Criterion validity describes how well the questionnaire correlates with a ‘gold standard’ measure that already exists. Such ‘gold standards’ may be clinical or other validated measures. For incontinence, there is no clear gold standard against which to measure the criterion validity of questionnaires. While it is acknowledged that urodynamic studies or pad tests represent the most accurate representation of leakage and thus of a clinical diagnosis of incontinence, these factors are not the only ones that one would want to be reflected by a questionnaire. It should be expected that there should be some relationship between a questionnaire aiming to measure incontinence and a clinical finding of the condition, but questionnaires are primarily designed to measure the patient’s perspective of their condition, and so the diagnosis of incontinence may be less important than the way in which urinary leakage is perceived by patients and the impact it has on their quality of life. Existing published questionnaires should be compared with the ICI-Q, but as there is no ‘gold standard’, these results should be presented under construct validity, above.
There has been considerable controversy concerning the most appropriate methods of measuring change in questionnaires. There are three main aspects to the measurement of change: differentiating between those who change a lot and those who change little, the identification of factors which are associated with a good outcome, and inferring treatment effects from group differences, commonly in clinical trials. Where a questionnaire results in a simple score, treatment effects can be assessed by examining pre- and post-treatment differences between the intervention and control group by means of unpaired t-tests or repeated measures analysis of variance. As additional evidence, patients’ perceptions of change can also be measured and relationships between reported change and difference in quality of life scores can be examined. Effect sizes are also commonly used. Outside randomised controlled trials, where there may be baseline differences between treatment groups, analyses of covariance may be more appropriate for assessing responsiveness.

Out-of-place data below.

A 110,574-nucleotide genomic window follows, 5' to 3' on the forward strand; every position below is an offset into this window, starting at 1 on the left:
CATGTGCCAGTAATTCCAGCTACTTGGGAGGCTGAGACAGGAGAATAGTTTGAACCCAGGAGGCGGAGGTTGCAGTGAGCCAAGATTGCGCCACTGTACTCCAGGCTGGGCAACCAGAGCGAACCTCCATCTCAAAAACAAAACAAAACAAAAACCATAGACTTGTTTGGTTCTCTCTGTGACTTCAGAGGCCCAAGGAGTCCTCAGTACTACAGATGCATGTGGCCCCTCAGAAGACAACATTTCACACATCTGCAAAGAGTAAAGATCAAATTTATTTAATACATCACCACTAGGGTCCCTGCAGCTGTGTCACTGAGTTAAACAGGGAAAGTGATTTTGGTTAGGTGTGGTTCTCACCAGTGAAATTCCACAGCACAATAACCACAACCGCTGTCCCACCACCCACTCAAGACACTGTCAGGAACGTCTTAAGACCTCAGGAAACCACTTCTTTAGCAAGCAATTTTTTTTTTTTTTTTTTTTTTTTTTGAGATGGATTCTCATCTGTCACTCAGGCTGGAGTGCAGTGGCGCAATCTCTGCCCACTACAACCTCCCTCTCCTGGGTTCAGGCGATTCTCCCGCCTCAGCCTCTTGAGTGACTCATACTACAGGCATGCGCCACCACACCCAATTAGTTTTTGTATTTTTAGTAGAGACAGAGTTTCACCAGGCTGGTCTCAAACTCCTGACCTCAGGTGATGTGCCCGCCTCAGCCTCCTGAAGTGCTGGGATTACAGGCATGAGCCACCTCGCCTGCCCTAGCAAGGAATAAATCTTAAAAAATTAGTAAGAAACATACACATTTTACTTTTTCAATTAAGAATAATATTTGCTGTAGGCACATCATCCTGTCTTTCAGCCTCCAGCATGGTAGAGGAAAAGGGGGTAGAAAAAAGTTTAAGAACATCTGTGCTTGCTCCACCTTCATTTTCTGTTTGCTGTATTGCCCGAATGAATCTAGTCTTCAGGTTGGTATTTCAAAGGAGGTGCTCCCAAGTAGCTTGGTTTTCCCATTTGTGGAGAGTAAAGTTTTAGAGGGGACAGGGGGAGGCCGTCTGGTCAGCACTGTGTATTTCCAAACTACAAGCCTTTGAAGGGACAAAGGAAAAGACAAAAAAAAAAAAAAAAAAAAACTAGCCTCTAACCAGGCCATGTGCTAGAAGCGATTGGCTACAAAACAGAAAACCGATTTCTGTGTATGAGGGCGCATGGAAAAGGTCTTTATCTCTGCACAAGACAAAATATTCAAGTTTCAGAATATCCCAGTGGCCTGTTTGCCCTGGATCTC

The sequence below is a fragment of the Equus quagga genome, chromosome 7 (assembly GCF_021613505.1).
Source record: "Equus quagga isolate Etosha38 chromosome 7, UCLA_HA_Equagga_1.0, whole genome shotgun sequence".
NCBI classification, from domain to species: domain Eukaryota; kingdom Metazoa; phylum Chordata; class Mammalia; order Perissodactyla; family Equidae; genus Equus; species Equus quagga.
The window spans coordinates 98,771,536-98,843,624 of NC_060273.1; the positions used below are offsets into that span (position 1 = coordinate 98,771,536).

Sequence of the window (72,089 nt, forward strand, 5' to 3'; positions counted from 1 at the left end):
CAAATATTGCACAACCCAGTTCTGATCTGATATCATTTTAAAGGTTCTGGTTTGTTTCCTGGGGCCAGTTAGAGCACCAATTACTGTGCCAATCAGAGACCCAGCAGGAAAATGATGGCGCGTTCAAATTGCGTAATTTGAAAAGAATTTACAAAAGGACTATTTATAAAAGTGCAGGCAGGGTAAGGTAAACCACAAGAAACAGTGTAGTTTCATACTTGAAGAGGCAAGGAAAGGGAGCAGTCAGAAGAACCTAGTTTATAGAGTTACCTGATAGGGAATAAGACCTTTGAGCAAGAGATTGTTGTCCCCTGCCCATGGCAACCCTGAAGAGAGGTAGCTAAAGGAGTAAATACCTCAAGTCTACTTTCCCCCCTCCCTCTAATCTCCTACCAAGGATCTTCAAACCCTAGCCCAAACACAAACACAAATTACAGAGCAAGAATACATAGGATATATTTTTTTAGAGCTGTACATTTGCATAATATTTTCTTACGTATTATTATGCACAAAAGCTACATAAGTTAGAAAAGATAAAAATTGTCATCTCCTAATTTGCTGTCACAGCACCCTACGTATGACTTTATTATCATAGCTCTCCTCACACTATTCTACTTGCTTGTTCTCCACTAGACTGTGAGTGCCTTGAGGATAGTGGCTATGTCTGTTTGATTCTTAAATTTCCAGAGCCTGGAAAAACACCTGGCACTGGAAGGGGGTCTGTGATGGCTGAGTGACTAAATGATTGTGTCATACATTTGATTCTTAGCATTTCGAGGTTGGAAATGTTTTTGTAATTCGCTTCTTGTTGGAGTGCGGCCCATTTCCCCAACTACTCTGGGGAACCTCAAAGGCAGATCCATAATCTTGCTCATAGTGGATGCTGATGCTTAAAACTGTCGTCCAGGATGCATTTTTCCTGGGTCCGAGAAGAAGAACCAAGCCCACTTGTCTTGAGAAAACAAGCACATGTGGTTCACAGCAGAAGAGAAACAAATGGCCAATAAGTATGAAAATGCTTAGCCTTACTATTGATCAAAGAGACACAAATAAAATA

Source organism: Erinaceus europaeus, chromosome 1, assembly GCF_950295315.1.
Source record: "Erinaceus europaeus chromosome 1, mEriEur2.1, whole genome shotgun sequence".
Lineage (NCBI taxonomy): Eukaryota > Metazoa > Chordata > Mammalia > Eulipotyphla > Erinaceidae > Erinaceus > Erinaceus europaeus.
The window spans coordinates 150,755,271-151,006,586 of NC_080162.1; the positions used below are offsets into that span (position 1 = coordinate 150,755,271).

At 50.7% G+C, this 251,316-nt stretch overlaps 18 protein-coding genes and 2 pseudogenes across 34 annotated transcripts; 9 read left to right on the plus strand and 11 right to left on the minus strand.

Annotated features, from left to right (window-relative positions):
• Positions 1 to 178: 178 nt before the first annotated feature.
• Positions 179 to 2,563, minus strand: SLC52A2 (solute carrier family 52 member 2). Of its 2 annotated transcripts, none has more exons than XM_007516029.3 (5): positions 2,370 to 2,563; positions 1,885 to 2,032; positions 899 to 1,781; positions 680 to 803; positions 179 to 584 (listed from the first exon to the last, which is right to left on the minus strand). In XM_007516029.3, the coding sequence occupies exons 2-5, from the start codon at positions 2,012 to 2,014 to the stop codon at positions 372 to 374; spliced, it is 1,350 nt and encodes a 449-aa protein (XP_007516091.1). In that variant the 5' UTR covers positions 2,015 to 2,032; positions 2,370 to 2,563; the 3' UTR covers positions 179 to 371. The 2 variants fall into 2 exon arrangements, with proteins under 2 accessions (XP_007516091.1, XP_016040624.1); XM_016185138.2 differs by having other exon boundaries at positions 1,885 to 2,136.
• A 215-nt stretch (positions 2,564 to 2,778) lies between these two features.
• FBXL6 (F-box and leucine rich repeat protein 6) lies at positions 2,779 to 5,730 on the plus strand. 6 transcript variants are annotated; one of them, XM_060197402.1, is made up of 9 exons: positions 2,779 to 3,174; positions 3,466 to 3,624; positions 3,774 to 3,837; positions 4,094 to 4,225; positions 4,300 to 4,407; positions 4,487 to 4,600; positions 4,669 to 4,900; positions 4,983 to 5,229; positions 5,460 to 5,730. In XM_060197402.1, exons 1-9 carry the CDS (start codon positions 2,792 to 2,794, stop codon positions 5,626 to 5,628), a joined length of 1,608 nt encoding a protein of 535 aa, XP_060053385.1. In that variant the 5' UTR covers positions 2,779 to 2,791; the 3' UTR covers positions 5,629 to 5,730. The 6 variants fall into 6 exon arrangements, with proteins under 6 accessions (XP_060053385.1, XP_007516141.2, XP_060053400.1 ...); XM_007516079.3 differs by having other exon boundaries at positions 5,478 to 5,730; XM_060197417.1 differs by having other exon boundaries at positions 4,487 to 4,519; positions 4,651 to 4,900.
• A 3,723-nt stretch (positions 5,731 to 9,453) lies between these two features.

The ICIQ is copyright protected and should not be altered in any way. If any researchers wish to be involved in the development and psychometric testing of the ICIQ in alternative language versions, they should contact Nikki Cotterill, Paul Abrams or Jenny Donovan.
We would ask that no data from studies to validate the ICIQ be published without our prior consent – we will strongly support the publication of studies that use the questionnaire appropriately.